We’re all familiar with the term “critical thinking.” Read just about any learning objectives for a school at any level and it won’t be long before the phrase appears.

But recent research suggests that neither teachers nor students really understand what critical thinking is.

Rob Jenkins’ longtime experience as a professor at Georgia State University Perimeter College leads him to concur with that research. According to Jenkins, the popularity of critical thinking has turned the notion into a “catchphrase” tossed around by educational planners who simply want to sound wise or trendy. As a result, they create two major misconceptions about critical thinking.

The first misconception, Jenkins notes, has to do with actual thinking. As he sees it, critical thinking instruction in schools is conducted in the same way as many other activities: fast, immediate, and on the go. Genuine critical thinking, he suggests, cannot exist when students are fed a variety of quick talking points and then asked to regurgitate them:

“Actual thinking requires deep and protracted exposure to the subject matter — through close reading, for example, or observation. It entails collecting, examining, and evaluating evidence, and then questioning assumptions, making connections, formulating hypotheses, and testing them. It culminates in clear, concise, detailed, and well-reasoned arguments that go beyond theory to practical application.”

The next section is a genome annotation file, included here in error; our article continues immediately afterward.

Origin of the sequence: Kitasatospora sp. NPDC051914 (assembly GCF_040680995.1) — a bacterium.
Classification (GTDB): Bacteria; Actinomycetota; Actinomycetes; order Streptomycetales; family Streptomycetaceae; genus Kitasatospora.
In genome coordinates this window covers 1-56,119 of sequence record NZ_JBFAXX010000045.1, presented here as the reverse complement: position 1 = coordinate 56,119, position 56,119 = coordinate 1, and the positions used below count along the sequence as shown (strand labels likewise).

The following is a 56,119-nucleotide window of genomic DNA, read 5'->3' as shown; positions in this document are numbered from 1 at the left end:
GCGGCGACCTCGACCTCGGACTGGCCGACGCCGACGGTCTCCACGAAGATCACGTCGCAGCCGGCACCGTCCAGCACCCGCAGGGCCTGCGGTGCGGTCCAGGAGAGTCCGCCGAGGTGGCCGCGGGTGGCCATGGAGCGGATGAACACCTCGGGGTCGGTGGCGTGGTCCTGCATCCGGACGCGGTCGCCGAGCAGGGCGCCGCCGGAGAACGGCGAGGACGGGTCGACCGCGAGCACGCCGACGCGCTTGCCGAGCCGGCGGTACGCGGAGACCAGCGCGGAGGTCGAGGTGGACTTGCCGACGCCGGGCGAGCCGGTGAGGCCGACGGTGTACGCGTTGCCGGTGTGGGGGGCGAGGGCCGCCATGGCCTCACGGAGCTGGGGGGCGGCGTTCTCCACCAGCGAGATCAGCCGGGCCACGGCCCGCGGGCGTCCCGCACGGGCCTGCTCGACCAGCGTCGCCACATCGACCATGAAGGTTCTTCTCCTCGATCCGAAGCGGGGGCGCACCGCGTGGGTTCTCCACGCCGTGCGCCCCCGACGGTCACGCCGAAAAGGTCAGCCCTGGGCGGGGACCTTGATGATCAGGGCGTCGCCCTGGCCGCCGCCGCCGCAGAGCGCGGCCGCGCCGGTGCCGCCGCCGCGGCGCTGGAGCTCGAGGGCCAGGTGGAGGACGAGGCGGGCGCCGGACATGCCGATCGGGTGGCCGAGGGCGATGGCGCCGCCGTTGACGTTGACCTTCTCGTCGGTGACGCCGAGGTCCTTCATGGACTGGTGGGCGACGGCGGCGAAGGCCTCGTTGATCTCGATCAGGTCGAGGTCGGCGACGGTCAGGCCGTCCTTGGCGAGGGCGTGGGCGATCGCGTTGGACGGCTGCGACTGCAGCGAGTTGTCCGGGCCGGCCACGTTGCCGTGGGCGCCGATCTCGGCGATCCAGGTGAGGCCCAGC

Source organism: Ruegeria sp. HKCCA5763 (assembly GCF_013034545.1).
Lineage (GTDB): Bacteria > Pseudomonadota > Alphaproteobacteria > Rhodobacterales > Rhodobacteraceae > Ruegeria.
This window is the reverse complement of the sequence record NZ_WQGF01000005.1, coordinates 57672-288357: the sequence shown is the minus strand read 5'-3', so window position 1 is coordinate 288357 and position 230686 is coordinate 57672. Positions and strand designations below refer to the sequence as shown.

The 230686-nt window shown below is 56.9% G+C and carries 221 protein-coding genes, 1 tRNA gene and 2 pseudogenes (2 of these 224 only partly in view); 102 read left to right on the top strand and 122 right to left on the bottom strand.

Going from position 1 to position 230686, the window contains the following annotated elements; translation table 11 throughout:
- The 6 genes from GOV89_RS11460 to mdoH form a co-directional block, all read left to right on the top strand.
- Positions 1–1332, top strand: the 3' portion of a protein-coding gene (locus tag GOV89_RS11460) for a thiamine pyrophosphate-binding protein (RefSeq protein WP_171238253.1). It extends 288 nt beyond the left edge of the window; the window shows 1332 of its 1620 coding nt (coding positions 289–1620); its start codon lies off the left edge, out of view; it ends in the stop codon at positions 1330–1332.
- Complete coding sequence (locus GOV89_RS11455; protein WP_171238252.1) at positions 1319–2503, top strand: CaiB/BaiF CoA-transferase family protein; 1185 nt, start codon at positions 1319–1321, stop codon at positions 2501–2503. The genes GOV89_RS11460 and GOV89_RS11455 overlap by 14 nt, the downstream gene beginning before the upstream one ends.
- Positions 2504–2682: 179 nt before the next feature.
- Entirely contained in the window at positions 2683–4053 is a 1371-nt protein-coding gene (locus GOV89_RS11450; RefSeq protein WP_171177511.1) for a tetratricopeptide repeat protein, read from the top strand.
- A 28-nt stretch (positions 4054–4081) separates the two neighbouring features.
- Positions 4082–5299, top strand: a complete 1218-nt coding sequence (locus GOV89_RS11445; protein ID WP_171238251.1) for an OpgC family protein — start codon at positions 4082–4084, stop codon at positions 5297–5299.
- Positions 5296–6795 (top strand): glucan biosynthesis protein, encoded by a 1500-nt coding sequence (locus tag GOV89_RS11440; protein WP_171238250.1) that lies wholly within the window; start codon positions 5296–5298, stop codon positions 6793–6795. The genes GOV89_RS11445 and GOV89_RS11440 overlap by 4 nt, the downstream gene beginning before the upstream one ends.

Jenkins goes on to explain that there’s also a wrongheaded assumption that critical thinking involves negativity and criticism. These two characteristics lead students to make judgments based on their own emotions, rather than learning to be objectively analytical:

“To be ‘critical,’ then, means to be objective, or as objective as humanly possible. No one is capable of being completely objective — we’re all human, with myriad thoughts, emotions, and subconscious biases we’re not even aware of. Recognizing that fact is a vital first step. Understanding that we’re not objective, by nature, and striving mightily to be objective, anyway, is about as good as most of us can do.

To be critical also means to be analytical, to be able to look at a problem or question and break it down into its component parts — the way a chemist analyzes a compound.”

Today, many students, whether in the classroom or in a campus protest, pride themselves on being critical thinkers. However, it is becoming increasingly apparent that most of them have been raised on a diet of emotionalism, and are lacking in a basic knowledge of history, literature, logic, and rational discourse.

If we want students to become genuine critical thinkers, are we going to have to first restore genuine knowledge to classrooms?

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